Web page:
Raise the Titanic (1980)

RAISE THE TITANIC (1980)
Article 3425 by Dave Sindelar
Viewing Date: 11-20-2010
Posting Date: 12-30-2010
Directed by Jerry Jameson
Featuring Jason Robards, Richard Jordan, David Selby
Country: UK / USA
What it is: Adventure thriller

A new defensive device requires a very rare radioactive element that was only known to exist in a mine that has been stripped dry. The element is traced to a box that was in the hold of the Titanic on its maiden voyage. An expedition is sent out to raise the sunken ship.

If this movie works at all, I place the credit on the premise itself; the idea of finding and raising the Titanic is novel enough to hold the interest. The special effects aren’t bad; I especially like the moment when the ship actually does come to the ocean surface. Sadly, almost everything else falls flat; the international espionage is uninvolving, the characters are dull, the human conflict is trite, and the overall direction fails to add any suspense or excitement to the story. The best performance comes from an all-too-short appearance by Alec Guinness as a survivor of the original sinking.

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The Reincarnation of Peter Proud (1975)

THE REINCARNATION OF PETER PROUD (1975)
Article 3309 by Dave Sindelar
Viewing Date: 7-20-2010
Posting Date: 9-5-2010
Directed by J. Lee Thompson
Featuring Michael Sarrazin, Jennifer O’Neill, Margot Kidder
Country: USA
What it is: Reincarnation thriller

A man, suffering from recurring dreams and unexplainable pains, comes to the conclusion that he is having memories of a previous life. He decides to investigate the details of his previous life… and why he was killed.

I remember the ads for this movie when I was in my teens, but I don’t remember it lasting very long in the theaters and it never showed up locally. I don’t know what I would have thought of it had I seen it then; watching it now, all I can say is that the story seems to be a little better than the presentation. In some ways, it seems like the story itself is the obvious approach to a reincarnation drama – a person digs up the story of his previous life but gets embroiled in the events surrounding it and ends up reliving it. Perhaps the most interesting aspect of this movie is the way that sex plays into the story; sex surrounds the murder and plays a role in the attempt to discover the truth, with hints of incest entering the picture. Unfortunately, the movie is overlong and a bit dull; after awhile, we get tired of the repetition of events that is supposed to convince us of the reincarnation angle when it is something that we take for granted in watching the movie. As a result, the movie is only so-so, and is a bit forgettable. It appears to be in the process of being remade, though IMDB lists two Bollywood movies based on the same story.

Robot Wrecks (1941)

ROBOT WRECKS (1941)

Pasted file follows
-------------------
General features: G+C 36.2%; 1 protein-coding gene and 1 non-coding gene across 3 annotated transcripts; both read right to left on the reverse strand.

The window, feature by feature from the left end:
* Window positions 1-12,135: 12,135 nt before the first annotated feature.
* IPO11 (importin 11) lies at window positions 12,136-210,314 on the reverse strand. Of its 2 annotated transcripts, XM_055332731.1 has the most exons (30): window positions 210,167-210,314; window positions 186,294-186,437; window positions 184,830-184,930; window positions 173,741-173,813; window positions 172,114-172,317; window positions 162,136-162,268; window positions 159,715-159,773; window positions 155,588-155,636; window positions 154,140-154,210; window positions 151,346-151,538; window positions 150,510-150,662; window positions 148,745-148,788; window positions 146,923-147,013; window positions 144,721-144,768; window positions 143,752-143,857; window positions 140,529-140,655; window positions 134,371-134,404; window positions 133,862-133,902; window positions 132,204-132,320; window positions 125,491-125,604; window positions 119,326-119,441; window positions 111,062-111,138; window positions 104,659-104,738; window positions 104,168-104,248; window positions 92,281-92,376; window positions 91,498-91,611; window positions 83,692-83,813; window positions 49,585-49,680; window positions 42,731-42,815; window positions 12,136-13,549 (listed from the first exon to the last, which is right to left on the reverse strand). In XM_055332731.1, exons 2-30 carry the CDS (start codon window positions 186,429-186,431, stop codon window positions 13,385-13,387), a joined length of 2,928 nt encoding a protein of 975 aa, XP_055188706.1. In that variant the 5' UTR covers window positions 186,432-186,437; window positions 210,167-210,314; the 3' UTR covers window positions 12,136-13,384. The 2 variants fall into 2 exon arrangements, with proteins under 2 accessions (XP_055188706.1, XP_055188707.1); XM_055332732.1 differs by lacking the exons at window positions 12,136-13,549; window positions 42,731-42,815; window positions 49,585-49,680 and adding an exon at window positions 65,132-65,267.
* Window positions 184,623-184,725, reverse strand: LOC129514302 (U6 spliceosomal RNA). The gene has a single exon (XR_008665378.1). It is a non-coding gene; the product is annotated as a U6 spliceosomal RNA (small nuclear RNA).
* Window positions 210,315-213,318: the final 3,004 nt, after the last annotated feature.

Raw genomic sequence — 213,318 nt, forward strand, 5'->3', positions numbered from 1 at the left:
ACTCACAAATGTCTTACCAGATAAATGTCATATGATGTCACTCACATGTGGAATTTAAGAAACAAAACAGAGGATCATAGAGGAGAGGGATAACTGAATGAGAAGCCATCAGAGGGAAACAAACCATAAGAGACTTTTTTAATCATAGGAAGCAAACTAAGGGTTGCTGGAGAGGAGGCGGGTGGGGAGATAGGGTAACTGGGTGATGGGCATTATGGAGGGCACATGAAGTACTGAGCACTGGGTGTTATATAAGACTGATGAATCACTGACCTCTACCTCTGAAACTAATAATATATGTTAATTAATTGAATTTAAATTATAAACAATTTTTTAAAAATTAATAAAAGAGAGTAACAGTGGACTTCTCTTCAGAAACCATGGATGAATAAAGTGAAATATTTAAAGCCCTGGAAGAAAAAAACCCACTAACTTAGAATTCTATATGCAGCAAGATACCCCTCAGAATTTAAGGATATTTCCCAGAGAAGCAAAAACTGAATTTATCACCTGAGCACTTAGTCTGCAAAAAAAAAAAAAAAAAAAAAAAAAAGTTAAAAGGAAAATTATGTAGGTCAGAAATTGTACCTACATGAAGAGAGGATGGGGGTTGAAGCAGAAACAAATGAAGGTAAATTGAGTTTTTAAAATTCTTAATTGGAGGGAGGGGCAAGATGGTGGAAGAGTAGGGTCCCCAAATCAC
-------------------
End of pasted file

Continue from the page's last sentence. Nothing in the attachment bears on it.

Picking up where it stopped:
Short
Article 3276 by Dave Sindelar
Viewing Date: 6-8-2010
Posting Date: 8-3-2010
Directed by Edward L. Cahn
Featuring Billy ‘Froggy’ Laughlin, George ‘Spanky’ McFarland, Billie ‘Buckwheat’ Thomas
Country: USA
What it is: Our Gang short

The kids in Our Gang, inspired by a robot at a department store, decide to build one themselves to do their chores from them. This opens them up to being bilked out of the club dues by another kid who sells them ‘invisible rays’ to make the robot work.

The trouble with cute kids series is that kids grow older and become less cute. It’s been five years since I’ve seen Spanky and Buckwheat in SPOOKY HOOKY, and here they are again, only not quite as cute. The humor seems more dependent on special effects tricks (such as fast motion) than in the previous ones I’ve seen, and though it’s short enough not to wear out its welcome, it’s the weakest of the Little Rascals/Our Gang comedies I’ve seen. The robots are fun, though.

The Road Warrior (1981)

THE ROAD WARRIOR (1981)
aka Mad Max 2
Article 3245 by Dave Sindelar
Viewing Date: 5-8-2010
Posting Date: 7-3-2010
Directed by George Miller
Featuring Mel Gibson, Bruce Spence, Michael Preston
Country: Australia
What it is: After-the-Apocalypse action flick

It’s after the apocalypse. A loner on the search for gasoline comes upon a compound that refines it, but the compound is under siege by a gang of punks led by a masked figure known as Humungus. The loner finds himself drawn into the struggle for the gasoline…

I’m not a fan of action movies; if the story, characters or humor don’t interest me, I don’t care how many car crashes and explosions they throw into the mix. So when I say this is one of my favorites of the genre, it says something about how well it’s put together. The characters are interesting, compelling and fun; outside of tortured loner Max, we have Bruce Spence’s gangly Gyro Captain, the willful Feral Kid, the more-animal-than-man mohawk-styled Wez, the leader of the pack known as Humungus (I really wonder if he would have spared the lives of the people in the compound if they had walked away from the fuel), not to mention the well-defined characters in the compound itself. Furthermore, the action sequences are to-the-point and tied to the story; for example, there are only two explosions in the movie, and they are both important to the story and not just there for show. Great little touches abound; I like the scene with Max, the Feral Kid and the music box, the first meeting with the Gyro Captain, and the clever (and very logical) twist at the end of the movie when it looks as if the mission has failed. This movie proved to be extremely popular and inspired many imitations; in fact, it became the template for after-the-apocalypse movies for years to come, though I’ve never seen one that did it better. Highly recommended.